Loving Arms is a Canadian charity working to transform the lives of the people we serve living in Guatemala.
Thursday, September 14th
Tomorrow is Guatemala’s Independence Day. They became a nation separate from the rest of Central America in 1821. We witnessed the celebrations that began last night on our arrival into Guatemala City with the Torch Run. The streets were lined with runners, many carrying torches, and the traffic volume was crazy for 10:30 pm on a Thursday night … bumper to bumper for miles! Many trucks were filled with revelers: people sitting loose in the back, some carrying torches, many wearing party hats and making noise with horns, whistles, shouts and laughter … it was a vibe similar to New Year’s Eve in a public square. It all made the drive from the capital to Antigua entertaining though long. On arrival I was very pleased to find our accommodations far exceeded my expectations. The floor of the room I am sharing with Fern, Tamara and Cindy is so clean I am comfortable walking around in bare feet!
Friday, September 15th
This morning was all about sorting supplies and creating 6 clinic bags – one for each planned clinic – with medicine, vitamins and personal hygiene items. After lunch we ran the first clinic out the Loving Arms Centre of Hope. This one was for the children of the Loving Arms school and their families. Fern and I kept the children happy and busy with sidewalk chalk, ball games, skipping and indoor colouring while Barb, Cindy and Tamara listened to the health concerns of the families. Jeff had the pharmacy task of handing out the prescribed medications, vitamins and hygiene supplies. We saw 141 people today; a phenomenal task for only 3 nurses! It was 6:35 when the last family left the clinic. The sun had set on a good day’s work. The team headed back to Antigua where a delicious chicken dinner, prepared by Carmen from Loving Arms, was waiting for us.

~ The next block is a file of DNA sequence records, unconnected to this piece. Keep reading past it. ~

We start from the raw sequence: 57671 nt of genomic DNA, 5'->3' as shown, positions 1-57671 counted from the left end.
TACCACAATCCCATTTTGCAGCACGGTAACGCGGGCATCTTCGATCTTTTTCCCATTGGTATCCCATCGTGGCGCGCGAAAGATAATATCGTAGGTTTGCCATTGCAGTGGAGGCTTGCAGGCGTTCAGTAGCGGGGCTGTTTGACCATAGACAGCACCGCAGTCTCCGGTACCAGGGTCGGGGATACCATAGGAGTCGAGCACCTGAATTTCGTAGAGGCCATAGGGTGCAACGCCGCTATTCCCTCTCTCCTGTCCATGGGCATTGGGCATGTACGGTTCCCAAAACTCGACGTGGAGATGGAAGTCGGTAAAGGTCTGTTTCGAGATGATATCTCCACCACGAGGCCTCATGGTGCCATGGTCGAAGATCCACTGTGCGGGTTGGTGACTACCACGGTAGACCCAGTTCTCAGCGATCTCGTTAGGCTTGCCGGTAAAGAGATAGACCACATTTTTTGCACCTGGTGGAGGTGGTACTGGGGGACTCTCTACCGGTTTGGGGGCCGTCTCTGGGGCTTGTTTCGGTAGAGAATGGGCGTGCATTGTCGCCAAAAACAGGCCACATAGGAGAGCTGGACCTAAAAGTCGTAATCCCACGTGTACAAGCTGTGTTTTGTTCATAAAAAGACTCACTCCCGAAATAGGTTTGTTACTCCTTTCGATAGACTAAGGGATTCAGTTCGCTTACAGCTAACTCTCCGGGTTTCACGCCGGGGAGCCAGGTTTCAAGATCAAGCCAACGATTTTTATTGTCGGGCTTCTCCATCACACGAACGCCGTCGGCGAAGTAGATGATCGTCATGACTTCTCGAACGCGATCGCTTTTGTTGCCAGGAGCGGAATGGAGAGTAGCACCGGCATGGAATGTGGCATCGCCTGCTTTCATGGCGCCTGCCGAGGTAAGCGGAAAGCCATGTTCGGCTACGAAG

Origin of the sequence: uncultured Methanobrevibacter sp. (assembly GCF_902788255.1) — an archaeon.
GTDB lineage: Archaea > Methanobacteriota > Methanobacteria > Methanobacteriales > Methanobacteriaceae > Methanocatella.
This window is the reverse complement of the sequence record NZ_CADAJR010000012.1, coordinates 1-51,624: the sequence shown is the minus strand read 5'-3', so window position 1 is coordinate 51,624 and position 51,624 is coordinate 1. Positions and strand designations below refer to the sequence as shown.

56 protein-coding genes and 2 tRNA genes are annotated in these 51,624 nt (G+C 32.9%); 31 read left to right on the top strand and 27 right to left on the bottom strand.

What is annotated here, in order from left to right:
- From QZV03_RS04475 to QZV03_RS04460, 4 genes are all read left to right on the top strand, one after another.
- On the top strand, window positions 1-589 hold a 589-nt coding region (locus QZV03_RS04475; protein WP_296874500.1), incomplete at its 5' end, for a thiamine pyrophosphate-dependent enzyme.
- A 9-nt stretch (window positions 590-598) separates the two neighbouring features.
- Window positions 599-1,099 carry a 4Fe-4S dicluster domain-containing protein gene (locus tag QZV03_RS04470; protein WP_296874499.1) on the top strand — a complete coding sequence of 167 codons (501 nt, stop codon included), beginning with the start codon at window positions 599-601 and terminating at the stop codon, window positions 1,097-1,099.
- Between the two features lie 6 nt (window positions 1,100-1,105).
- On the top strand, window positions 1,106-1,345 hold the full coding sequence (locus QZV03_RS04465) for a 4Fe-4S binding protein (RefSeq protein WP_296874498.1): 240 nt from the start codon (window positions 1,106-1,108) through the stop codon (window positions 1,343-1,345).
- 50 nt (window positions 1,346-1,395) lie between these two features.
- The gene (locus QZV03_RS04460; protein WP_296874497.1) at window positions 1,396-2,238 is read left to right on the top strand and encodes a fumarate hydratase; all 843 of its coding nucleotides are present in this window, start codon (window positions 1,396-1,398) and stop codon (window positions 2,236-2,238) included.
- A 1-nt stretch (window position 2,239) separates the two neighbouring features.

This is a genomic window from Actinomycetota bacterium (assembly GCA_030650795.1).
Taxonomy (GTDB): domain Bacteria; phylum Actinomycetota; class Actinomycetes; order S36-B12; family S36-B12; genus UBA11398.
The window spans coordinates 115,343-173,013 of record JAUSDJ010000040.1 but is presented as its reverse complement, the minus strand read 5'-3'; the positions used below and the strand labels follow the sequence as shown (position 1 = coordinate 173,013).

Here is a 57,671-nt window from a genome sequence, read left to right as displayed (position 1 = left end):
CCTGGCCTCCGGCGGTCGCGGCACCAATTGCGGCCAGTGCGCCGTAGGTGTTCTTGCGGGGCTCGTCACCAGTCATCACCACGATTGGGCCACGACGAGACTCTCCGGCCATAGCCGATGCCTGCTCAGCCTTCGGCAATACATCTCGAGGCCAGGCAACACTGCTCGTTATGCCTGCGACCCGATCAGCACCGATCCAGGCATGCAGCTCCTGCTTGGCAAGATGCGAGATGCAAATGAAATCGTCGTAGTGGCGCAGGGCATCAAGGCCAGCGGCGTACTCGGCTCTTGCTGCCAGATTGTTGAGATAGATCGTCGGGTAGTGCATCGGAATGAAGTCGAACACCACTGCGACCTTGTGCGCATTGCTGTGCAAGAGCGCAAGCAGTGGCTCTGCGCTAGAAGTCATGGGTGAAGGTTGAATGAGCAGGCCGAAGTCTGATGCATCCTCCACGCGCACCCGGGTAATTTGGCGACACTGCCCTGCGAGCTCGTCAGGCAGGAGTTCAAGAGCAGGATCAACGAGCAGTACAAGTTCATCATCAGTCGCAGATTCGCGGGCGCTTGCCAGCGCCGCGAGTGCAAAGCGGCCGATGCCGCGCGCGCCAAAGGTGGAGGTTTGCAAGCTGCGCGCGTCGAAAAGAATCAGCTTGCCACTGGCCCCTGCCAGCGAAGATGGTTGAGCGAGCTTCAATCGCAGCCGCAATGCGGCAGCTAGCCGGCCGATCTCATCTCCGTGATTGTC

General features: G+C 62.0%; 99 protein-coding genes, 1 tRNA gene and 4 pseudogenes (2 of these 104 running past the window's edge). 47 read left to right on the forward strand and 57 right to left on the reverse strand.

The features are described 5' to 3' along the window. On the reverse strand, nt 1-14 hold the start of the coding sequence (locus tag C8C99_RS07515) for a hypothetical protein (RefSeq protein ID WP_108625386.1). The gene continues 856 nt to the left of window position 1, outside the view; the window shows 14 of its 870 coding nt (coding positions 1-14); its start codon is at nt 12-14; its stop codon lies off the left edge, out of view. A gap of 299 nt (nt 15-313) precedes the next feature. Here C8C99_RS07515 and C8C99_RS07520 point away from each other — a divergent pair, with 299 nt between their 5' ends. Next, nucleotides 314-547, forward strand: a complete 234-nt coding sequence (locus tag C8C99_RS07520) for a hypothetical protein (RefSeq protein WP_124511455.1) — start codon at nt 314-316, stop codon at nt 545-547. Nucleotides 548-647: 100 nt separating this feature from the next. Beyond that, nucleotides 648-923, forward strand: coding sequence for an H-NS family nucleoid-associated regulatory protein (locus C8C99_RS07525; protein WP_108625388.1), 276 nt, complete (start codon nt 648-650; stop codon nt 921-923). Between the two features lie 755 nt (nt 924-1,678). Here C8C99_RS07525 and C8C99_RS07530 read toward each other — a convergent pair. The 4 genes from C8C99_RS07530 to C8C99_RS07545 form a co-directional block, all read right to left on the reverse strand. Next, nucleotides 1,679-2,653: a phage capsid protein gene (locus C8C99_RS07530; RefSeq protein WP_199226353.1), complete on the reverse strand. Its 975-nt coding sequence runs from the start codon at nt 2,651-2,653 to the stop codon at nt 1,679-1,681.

Saturday, September 16th
I had entered this trip with a question. How much good can we really do? My question is being answered — MUCH — here are the big two:
ONE: Though the people look reasonably healthy to my eye, I learned that there is much malnutrition here, and many suffer from digestive and respiratory ills. So one of the big functions of our clinics is to educate the people on nutrition and hygiene, including the special needs of women regarding menstruation, pregnancy and menopause.
It was encouraging to hear from Barb that she has noticed a marked improvement in the overall health of the population since Loving Arms has been working in the area. I attribute that to Linda’s ability to consider the big picture … the whole person. Certainly the water filter program and stove program have gone a long way by
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